“You always hear stories of war and the fear is close to you,” she says.
Before arriving in Vancouver with her parents, two younger brothers and two older sisters, she didn’t know much about Canada. “All we knew is there’s no war there and it’s going to be safe.”
Adjusting to life in a new country and culture was difficult and she remembers misunderstandings with teachers and encountering racism.
“I remember the first day of school, all I could understand was yes, no. I didn’t know ‘hi’ existed,” she said.
Moo has just graduated from Langley Secondary and plans to pursue post-secondary education in international development. She recently visited the refugee camp where she was born and speaks about her experiences at workshops for teachers and with youth.
Mental health struggles are common in her community but people aren’t always willing to talk about them, she said.
“There’s trauma from the war, it’s with you, it’s in your head,” she said. “It’s a nightmare there in the back of your head.”
Today, Moo is a youth advisory member with Fresh Voices, a Vancouver Foundation group of young immigrants and refugees who work together to try to make B.C. a welcoming place for young newcomers.
Golsa Golestaneh, 19, is a fellow member. She arrived in Canada in 2014 after leaving Iran as a refugee and living in Turkey for two years with her parents and older brother.
Golestaneh struggled with anxiety and depression in Turkey. She was the only Iranian girl her age in the area where she was living and felt isolated, missing her cousins and grandmother back home.
She managed to get counselling for anxiety and depression through the Immigrant Services of British Columbia after being put on a wait list for six months.
Although she has never been through war, she has experienced trauma. Her parents were on an execution list for political reasons and, fearing for their lives, were forced to leave their homeland.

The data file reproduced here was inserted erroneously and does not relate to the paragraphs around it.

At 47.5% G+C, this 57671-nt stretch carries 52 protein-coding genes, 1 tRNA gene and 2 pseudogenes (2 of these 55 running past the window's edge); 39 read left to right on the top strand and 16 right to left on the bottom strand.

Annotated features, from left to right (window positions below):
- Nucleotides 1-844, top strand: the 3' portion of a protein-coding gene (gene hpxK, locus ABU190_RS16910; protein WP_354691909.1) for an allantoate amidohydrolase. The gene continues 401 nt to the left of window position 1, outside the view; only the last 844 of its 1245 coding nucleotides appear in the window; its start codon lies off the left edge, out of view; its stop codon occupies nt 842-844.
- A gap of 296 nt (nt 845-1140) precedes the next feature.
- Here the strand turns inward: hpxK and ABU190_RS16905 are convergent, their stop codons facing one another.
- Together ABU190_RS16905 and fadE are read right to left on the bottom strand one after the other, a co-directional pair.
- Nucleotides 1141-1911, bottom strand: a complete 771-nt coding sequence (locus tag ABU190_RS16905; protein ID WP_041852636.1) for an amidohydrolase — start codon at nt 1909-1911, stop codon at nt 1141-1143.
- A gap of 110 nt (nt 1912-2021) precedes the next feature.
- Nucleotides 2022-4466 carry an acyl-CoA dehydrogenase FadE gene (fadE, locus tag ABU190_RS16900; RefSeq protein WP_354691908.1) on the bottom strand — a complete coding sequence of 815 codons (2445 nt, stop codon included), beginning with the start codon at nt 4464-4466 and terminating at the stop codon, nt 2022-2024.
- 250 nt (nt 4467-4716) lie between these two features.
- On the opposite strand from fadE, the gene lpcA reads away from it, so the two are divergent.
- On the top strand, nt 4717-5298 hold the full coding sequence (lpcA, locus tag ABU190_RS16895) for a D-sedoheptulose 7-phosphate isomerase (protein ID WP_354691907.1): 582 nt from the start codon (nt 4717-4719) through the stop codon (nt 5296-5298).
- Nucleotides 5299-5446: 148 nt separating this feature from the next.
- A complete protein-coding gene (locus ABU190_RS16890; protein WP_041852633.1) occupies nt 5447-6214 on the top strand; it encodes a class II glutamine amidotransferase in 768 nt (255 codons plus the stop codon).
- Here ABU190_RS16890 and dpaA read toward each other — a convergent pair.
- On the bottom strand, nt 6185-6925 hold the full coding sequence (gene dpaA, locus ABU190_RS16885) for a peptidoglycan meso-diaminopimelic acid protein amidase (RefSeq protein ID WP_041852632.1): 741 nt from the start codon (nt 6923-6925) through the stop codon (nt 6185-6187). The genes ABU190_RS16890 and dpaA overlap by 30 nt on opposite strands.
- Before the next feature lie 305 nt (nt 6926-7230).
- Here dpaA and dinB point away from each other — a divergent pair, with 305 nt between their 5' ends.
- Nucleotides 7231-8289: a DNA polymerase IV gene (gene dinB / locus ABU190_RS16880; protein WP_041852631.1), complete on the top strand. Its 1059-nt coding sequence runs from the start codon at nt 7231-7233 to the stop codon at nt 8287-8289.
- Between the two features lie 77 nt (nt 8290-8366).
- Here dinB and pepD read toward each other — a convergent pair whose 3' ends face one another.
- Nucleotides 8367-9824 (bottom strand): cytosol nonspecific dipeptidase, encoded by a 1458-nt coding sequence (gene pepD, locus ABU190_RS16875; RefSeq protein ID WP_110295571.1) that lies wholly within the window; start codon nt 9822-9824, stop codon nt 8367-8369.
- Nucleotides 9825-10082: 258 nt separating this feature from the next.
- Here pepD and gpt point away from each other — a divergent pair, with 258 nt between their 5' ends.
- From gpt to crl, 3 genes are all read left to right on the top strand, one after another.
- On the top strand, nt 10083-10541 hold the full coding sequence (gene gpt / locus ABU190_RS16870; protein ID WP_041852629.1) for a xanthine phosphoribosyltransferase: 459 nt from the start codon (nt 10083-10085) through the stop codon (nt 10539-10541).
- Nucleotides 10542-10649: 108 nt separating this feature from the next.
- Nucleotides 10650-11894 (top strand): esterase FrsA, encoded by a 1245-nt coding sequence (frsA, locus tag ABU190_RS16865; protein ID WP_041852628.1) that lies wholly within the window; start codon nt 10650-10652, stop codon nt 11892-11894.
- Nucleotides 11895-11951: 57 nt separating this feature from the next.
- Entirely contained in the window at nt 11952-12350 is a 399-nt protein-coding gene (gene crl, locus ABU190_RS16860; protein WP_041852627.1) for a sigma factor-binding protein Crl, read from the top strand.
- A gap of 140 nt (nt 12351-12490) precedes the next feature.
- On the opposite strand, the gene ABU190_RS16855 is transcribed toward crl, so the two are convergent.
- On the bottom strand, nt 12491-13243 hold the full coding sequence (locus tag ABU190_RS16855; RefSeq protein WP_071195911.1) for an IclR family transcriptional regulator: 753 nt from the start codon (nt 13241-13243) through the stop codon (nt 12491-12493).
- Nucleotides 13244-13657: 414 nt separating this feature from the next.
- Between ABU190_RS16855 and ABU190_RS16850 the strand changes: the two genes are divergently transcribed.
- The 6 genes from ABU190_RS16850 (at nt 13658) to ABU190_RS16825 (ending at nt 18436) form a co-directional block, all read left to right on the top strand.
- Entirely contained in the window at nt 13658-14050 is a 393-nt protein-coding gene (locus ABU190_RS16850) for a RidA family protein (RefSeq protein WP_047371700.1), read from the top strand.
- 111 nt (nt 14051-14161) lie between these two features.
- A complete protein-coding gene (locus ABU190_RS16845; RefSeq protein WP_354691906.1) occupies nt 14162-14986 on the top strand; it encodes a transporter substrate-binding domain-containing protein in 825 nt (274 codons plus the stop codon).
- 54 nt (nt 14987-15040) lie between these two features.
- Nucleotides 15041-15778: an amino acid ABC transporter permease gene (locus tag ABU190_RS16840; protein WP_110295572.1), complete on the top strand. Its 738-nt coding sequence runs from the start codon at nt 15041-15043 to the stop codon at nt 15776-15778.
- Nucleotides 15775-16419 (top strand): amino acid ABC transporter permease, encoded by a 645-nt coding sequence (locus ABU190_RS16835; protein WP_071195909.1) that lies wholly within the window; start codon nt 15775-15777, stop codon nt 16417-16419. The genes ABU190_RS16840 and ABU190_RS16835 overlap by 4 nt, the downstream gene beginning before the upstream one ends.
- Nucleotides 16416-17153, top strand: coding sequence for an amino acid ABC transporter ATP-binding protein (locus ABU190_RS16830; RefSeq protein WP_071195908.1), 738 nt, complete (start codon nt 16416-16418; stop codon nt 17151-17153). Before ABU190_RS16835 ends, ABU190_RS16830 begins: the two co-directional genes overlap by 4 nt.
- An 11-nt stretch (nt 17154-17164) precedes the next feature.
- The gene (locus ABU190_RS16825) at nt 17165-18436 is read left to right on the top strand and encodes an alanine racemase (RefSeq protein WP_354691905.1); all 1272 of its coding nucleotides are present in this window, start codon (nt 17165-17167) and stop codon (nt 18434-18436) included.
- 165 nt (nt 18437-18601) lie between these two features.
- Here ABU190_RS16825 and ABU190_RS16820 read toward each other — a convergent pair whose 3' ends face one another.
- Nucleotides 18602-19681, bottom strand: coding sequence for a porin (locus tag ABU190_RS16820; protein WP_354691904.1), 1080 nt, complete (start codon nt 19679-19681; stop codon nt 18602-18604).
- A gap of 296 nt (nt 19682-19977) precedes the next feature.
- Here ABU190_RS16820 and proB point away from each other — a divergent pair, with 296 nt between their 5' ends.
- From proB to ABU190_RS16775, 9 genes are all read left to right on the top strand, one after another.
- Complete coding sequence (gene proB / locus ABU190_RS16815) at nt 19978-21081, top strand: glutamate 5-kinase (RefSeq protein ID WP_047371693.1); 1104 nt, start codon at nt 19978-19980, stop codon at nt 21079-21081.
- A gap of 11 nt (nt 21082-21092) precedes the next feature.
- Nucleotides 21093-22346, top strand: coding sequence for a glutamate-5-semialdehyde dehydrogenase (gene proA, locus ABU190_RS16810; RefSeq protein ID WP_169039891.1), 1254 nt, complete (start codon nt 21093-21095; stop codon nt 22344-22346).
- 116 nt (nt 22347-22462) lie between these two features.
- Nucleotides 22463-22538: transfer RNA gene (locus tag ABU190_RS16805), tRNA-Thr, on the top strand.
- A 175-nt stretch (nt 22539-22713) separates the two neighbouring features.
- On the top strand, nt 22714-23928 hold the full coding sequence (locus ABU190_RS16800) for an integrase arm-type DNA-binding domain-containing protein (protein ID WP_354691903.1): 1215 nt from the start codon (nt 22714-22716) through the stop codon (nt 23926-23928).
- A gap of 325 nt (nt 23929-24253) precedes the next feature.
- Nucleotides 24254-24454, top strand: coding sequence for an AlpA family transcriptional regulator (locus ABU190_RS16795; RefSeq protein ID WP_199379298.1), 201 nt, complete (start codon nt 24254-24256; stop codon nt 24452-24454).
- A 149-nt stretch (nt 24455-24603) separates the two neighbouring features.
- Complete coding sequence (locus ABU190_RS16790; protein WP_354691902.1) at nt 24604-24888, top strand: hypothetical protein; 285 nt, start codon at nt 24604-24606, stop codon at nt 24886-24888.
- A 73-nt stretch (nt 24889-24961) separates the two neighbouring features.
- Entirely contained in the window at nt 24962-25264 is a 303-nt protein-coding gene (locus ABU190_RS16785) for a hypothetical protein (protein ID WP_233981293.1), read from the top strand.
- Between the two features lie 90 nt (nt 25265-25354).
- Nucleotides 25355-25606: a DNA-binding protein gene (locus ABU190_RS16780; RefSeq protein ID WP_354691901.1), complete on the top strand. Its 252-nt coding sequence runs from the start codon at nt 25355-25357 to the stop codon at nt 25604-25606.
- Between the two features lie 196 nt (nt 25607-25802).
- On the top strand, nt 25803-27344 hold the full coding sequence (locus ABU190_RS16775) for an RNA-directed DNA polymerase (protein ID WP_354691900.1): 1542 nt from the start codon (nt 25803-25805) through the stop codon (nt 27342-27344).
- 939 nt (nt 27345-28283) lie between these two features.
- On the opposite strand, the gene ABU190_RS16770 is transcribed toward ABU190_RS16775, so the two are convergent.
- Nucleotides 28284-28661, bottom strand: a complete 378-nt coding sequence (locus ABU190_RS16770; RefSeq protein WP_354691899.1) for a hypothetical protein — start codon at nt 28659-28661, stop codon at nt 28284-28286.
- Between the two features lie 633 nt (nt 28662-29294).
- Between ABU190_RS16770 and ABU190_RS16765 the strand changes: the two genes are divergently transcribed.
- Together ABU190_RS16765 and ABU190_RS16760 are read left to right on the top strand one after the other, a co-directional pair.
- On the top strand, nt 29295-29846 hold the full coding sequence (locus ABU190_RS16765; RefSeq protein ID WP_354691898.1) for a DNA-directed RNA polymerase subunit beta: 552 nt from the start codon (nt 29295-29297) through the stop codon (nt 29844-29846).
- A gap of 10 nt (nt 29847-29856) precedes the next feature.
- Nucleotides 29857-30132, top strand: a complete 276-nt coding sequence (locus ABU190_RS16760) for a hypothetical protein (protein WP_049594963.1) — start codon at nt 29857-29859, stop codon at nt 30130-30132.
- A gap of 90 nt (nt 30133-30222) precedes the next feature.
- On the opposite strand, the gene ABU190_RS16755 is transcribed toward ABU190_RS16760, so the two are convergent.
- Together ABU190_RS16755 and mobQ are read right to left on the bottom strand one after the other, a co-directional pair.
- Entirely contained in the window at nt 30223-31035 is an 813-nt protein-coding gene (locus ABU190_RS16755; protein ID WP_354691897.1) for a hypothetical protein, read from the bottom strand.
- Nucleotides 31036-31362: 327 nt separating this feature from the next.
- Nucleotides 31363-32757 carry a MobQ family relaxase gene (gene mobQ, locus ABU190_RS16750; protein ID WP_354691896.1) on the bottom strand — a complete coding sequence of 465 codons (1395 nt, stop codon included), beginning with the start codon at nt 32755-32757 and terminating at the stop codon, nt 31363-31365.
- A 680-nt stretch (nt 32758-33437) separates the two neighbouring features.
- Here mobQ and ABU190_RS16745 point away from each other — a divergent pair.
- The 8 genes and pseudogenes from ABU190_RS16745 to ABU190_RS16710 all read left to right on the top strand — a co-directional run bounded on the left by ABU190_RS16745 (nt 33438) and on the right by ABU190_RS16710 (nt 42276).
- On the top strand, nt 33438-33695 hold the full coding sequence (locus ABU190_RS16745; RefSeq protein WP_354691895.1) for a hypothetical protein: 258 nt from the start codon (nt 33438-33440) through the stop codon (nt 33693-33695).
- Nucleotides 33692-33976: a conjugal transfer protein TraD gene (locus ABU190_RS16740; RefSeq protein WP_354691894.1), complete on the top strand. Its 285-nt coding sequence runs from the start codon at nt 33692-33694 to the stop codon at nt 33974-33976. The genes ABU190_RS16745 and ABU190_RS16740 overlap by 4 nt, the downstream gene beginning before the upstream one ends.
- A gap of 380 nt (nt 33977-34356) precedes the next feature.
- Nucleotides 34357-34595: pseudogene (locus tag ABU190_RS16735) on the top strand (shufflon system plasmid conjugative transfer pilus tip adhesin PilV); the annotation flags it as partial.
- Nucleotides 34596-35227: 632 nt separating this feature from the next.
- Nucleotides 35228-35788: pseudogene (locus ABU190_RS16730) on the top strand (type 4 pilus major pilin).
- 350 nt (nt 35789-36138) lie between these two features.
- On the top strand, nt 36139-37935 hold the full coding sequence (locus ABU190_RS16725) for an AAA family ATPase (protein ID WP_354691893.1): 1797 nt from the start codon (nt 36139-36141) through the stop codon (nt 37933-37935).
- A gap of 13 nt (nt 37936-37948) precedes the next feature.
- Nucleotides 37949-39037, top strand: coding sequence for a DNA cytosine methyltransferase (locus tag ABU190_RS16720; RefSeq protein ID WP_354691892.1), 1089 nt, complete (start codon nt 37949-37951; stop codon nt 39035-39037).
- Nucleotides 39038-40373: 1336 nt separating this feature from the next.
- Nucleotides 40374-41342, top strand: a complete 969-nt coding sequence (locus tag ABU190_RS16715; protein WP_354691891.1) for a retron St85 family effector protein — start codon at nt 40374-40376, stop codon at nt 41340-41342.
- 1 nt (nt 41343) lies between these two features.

“For us, it’s kind of like mental war,” Golestaneh said. “Here my life might be easier than it was in Turkey or Iran, but all that stuff is still with me … I’m the same person. I hear about it on the news and it kind of breaks me down every time I hear about it.”
She said she sees the impact of trauma on her family, who have lived through economic uncertainty and losing friends and family members to executions.
“We are still dealing with … something in our heads that just doesn’t let us be calm anymore.”
Mariana Martinez Vieyra, B.C.’s refugee mental health coordinator and a trauma counsellor at the non-profit Vancouver Association for Victims of Torture, has been focusing recently on training community counsellors and teachers on how to work with refugee children who may have experienced trauma.
Veiyra hopes to address gaps in services, which she says are an increasing concern she’s heard about from school counsellors, teachers and principals throughout the Lower Mainland.
“The access, that’s the key problem,” she said. “We are doing great in many ways and it’s great we are embracing people and welcoming refugees but we cannot send them out just to be in limbo.”
But she is quick to point out that although children who have come to Canada as refugees may have unique challenges, they are resilient.
“We shouldn’t say, ‘These poor refugee children, they have been through so much.’ Let’s not underestimate the resiliency of these kids.”
This article by Rosemary Newton was posted by the Vancouver Sun on April 16, 2017
26.5% of British Columbians’ “mother tongue” is a non-official language, followed by Ontario (25.7%), Alberta (19.4%), and Quebec (12.3%). British Columbia has the highest percentage of language diversity of any Canadian province.